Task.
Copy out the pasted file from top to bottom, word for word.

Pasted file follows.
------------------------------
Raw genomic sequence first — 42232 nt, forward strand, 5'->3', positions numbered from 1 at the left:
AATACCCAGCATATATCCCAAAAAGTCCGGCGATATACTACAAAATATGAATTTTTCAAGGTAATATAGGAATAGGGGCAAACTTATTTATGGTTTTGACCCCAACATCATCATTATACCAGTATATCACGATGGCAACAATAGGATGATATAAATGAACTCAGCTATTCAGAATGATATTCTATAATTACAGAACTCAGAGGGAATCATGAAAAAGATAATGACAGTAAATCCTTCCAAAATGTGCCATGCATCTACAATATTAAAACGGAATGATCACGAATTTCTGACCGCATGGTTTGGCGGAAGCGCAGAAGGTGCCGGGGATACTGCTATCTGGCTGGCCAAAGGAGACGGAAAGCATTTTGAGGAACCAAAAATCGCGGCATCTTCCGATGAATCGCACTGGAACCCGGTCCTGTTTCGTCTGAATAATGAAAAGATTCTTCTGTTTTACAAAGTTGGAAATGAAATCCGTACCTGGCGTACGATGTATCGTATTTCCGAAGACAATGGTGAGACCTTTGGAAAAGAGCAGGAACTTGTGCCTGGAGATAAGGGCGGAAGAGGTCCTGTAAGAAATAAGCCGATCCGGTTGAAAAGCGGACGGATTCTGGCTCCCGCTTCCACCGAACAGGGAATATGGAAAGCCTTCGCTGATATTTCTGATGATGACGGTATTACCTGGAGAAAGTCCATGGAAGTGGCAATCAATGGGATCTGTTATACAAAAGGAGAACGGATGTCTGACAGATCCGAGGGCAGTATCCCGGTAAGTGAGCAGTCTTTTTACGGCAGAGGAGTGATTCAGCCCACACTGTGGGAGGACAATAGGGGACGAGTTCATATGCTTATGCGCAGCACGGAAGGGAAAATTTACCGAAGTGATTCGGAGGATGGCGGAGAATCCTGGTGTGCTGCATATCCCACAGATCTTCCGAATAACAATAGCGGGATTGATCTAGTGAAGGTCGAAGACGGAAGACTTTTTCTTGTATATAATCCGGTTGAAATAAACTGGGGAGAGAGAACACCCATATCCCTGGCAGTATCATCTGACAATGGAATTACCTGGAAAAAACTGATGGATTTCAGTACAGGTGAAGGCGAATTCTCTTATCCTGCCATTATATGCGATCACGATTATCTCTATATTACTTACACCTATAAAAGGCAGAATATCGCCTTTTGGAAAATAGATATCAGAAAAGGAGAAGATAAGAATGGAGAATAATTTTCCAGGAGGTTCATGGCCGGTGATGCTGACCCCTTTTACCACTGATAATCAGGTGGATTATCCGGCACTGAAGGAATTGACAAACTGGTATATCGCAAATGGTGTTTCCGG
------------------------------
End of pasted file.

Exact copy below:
Raw genomic sequence first — 42232 nt, forward strand, 5'->3', positions numbered from 1 at the left:
AATACCCAGCATATATCCCAAAAAGTCCGGCGATATACTACAAAATATGAATTTTTCAAGGTAATATAGGAATAGGGGCAAACTTATTTATGGTTTTGACCCCAACATCATCATTATACCAGTATATCACGATGGCAACAATAGGATGATATAAATGAACTCAGCTATTCAGAATGATATTCTATAATTACAGAACTCAGAGGGAATCATGAAAAAGATAATGACAGTAAATCCTTCCAAAATGTGCCATGCATCTACAATATTAAAACGGAATGATCACGAATTTCTGACCGCATGGTTTGGCGGAAGCGCAGAAGGTGCCGGGGATACTGCTATCTGGCTGGCCAAAGGAGACGGAAAGCATTTTGAGGAACCAAAAATCGCGGCATCTTCCGATGAATCGCACTGGAACCCGGTCCTGTTTCGTCTGAATAATGAAAAGATTCTTCTGTTTTACAAAGTTGGAAATGAAATCCGTACCTGGCGTACGATGTATCGTATTTCCGAAGACAATGGTGAGACCTTTGGAAAAGAGCAGGAACTTGTGCCTGGAGATAAGGGCGGAAGAGGTCCTGTAAGAAATAAGCCGATCCGGTTGAAAAGCGGACGGATTCTGGCTCCCGCTTCCACCGAACAGGGAATATGGAAAGCCTTCGCTGATATTTCTGATGATGACGGTATTACCTGGAGAAAGTCCATGGAAGTGGCAATCAATGGGATCTGTTATACAAAAGGAGAACGGATGTCTGACAGATCCGAGGGCAGTATCCCGGTAAGTGAGCAGTCTTTTTACGGCAGAGGAGTGATTCAGCCCACACTGTGGGAGGACAATAGGGGACGAGTTCATATGCTTATGCGCAGCACGGAAGGGAAAATTTACCGAAGTGATTCGGAGGATGGCGGAGAATCCTGGTGTGCTGCATATCCCACAGATCTTCCGAATAACAATAGCGGGATTGATCTAGTGAAGGTCGAAGACGGAAGACTTTTTCTTGTATATAATCCGGTTGAAATAAACTGGGGAGAGAGAACACCCATATCCCTGGCAGTATCATCTGACAATGGAATTACCTGGAAAAAACTGATGGATTTCAGTACAGGTGAAGGCGAATTCTCTTATCCTGCCATTATATGCGATCACGATTATCTCTATATTACTTACACCTATAAAAGGCAGAATATCGCCTTTTGGAAAATAGATATCAGAAAAGGAGAAGATAAGAATGGAGAATAATTTTCCAGGAGGTTCATGGCCGGTGATGCTGACCCCTTTTACCACTGATAATCAGGTGGATTATCCGGCACTGAAGGAATTGACAAACTGGTATATCGCAAATGGTGTTTCCGG